The Asian Development Bank (ADB) began an ambitious overhaul of its poverty-fighting mission yesterday under fire from the region's poorest nations who say the agency is ignoring widespread hardships in an attempt to remain relevant to an increasingly wealthy Asia.
The debate strikes at the heart of one of the world's premier development banks, which was chartered four decades ago to end poverty though promoting growth, but has come under pressure to reinvent itself in line with projections that about 90 percent of the region's people will be "middle income" by 2020.
Under review are the recommendations made last month by a blue-ribbon panel of experts on how to update the ADB. They include shifting the focus from poverty alleviation to sustainable growth, an emphasis on environmental friendly development and a reliance on Asian capital instead of money from rich countries.
"It is necessary for the ADB to be reborn," said Supachai Panitchpakdi, chair of the committee.
Rethinking at the bank, which was chartered four decades ago to fight poverty through economic growth, comes as 3,000 delegates from the ADB's 67 member governments meet in Kyoto for the bank's annual meeting.
The breakneck economic development that the bank helped spur with its loans has unleashed a wave of environmental woes the bank is now trying to reverse. It has also lifted millions from poverty, which is forcing the bank to update its primary focus from poverty alleviation to sustainable development.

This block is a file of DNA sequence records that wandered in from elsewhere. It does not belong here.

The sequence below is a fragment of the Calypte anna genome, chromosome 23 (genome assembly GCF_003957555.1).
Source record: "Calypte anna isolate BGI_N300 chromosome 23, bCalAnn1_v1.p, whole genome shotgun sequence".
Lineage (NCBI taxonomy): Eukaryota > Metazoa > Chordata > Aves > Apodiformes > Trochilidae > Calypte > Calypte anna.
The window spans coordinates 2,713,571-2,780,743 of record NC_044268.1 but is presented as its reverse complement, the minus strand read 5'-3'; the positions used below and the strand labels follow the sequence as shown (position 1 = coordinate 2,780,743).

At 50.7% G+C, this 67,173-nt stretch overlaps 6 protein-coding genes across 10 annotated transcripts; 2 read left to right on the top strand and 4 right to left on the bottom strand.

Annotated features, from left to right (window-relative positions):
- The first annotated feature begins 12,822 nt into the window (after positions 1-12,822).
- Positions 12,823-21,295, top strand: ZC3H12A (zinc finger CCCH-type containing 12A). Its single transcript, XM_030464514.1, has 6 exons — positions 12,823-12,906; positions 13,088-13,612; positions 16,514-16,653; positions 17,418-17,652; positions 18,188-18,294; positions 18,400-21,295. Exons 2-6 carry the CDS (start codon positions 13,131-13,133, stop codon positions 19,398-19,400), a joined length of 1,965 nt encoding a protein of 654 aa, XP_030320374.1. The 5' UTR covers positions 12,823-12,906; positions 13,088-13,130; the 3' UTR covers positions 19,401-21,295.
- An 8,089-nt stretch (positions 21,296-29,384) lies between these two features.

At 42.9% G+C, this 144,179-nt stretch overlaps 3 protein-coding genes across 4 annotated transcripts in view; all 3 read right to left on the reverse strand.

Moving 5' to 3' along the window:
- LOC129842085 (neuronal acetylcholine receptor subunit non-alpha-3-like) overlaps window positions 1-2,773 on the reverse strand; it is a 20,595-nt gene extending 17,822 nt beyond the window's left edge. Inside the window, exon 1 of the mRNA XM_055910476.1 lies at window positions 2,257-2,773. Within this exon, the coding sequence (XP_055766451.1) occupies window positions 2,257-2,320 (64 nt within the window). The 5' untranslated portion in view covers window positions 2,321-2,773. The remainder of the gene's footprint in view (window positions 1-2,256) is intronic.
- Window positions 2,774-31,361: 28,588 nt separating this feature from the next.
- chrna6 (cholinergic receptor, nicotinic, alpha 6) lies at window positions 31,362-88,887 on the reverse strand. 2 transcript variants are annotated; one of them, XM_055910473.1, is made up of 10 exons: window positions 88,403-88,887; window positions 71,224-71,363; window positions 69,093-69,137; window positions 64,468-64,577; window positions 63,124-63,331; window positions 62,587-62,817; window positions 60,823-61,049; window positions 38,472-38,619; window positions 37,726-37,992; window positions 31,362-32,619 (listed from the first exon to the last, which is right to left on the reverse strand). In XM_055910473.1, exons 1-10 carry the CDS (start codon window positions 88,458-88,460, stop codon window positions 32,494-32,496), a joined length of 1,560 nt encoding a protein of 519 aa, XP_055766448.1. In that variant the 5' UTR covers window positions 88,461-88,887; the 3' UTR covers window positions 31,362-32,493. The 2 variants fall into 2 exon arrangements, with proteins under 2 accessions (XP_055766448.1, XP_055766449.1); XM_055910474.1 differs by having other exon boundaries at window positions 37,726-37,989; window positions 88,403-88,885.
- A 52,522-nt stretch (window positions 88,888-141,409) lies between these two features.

"It is quite clear that it can't be the same ADB," ADB Managing Director General Rajat Nag said on Friday. "The paradigm has changed and we have got to change as well."
But delegates from some of the region's poorest countries are afraid they will be left behind, while attention turns to sustaining the rapid growth of countries like China and India, which have grabbed headlines.
"The ADB needs to continue to enhance its engagement with the poorest," said Anwar-ul-Haq Ahadi, ADB governor from Afghanistan. He said growth in Asia's so-called emerging markets has bypassed countries like his.
About half of the region's population was living on less than US$1 a day in 1970, but it was less than 19 percent by 2003, according to the ADB. Over the years, Asia has turned from a debtor region to one with US$3.1 trillion of foreign currency reserves, about 62 percent of the world's total.
By 2020, Asia is expected to account for 45 percent of global GDP and one-third of international trade.
"Never before has such a populous and diverse region made so much economic progress in such a short time," Supachai said.
The ADB advisory panel has called for the bank to change by connecting borrowers with regional lenders instead of simply channeling capital into the region from outside. The bank should also focus less on fighting poverty and more on supporting faster and more inclusive economic growth, it said.
But critics say the change overlooks problems such as the growing disparity between rich and poor and rural and urban areas. They also worry that expanding the ADB's mission could bring it into competition with the World Bank or the IMF, or be prohibitively costly.
Others say poverty will still be a persistent problem long into the future, despite big advances. Nag said an estimated 1.9 billion Asians will still be living on under US$2 a day by 2015.
The ADB was established in 1966 with 31 members and gets most of its funding from issuing bonds and from the contributions of its members governments. Major borrowers include China, Indonesia, Pakistan and Vietnam, with most of the money traditionally going toward agriculture and rural development.
"I don't think that has been emphasized enough," Ahadi said. "I think that is a little worrisome."
The ADB is expected to adopt a new plan for its future before next year's annual meeting in Madrid, Spain. The bank approved some US$7.4 billion in loans last year, up 28 percent from the year before.
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